Friday, November 23, 2007

Happy Thanksgiving weekend!

Here's one of my all-time favorite eco-tips, perfect for the day after Thanksgiving:

"...Kelsa says that instead of wasting plastic wrap or tinfoil, and in order to conserve the water and energy you would use to wash Tupperware, leftovers should just be placed on the floor for the dogs."


Monday, November 12, 2007

Early Soccer Game on a Cloudy Day

Sometimes it's not so bad to have the first soccer game of the day...

Sunday, November 4, 2007

Carbon Offsets Skeptics

I just got back from a trip to New York City from San Francisco and purchased carbon offset for my flight.

Here's how it works:

My round-trip flight contributed 3170 lbs. of CO2 to the atmosphere. The $34.55 carbon offsets I just purchased buy wind-generated electricity, which replaces electricity that would have emitted 3,170 lbs. of CO2 to produce. The wind-generated electricity company is only allowed to sell carbon offsets for that clean electricity once, and they are the only ones allowed to sell it. Otherwise it doesn't work.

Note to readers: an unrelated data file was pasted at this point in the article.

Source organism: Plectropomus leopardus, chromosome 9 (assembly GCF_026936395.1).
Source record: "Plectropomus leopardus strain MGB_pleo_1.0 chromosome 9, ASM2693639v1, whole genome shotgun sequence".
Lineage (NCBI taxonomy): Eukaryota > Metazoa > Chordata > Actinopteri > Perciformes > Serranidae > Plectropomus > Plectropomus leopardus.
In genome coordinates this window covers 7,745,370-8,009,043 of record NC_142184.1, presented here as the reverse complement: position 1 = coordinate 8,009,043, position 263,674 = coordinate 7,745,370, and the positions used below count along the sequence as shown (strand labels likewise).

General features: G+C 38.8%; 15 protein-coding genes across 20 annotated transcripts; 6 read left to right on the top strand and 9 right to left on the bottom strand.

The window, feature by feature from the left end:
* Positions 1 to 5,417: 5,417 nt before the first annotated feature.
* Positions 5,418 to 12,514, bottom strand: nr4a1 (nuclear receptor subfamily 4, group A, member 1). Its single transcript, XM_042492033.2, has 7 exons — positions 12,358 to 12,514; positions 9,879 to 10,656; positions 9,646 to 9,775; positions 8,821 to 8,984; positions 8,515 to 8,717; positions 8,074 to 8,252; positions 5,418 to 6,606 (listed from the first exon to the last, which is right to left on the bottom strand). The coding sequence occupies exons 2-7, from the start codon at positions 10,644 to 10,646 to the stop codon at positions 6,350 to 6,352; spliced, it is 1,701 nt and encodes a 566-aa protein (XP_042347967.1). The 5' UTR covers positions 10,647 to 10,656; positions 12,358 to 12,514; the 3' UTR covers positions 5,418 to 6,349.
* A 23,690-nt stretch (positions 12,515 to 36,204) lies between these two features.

Pretty confusing, huh? No wonder people tend to be skeptical about Carbon Offsets. My skeptical friends used to just frustrate and annoy me. But then I thought, maybe I can learn something from their reaction. Maybe there is a better way to describe Carbon Offsets that make them more intuitive and less "scary."

Here is my suggestion:

One day, I was thinking about the efficiency measures I’ve taken in my own home, and wondering what I could do next. I realized that I’ve addressed all the low-hanging fruit, and at this point, the investment of resources is big compared to the CO2 savings to be gained.

Then I thought of my friend, who lives in a poorly insulated, drafty house. I could save more CO2 by paying to insulate and seal her house than I could by spending the same amount of money on the next project in my house (never mind how socially awkward that would be!).

That is the concept behind carbon offsets.

After you’ve reduced your CO2 emissions as much as you can or are willing to do, you buy carbon offsets so that other people can reduce CO2 emissions. The bigger the pool of CO2-reducing projects to choose from, the more CO2 you can reduce with the same amount of money.

Of course, you have to trust the organization that distributes the funds to make good choices and not cheat (sell the same offsets more than once). Many of the large environmental groups certify offset providers, which gives you confidence that your money will be wisely spent on real offsets.

Try this on the next skeptic you run across and tell me if it works!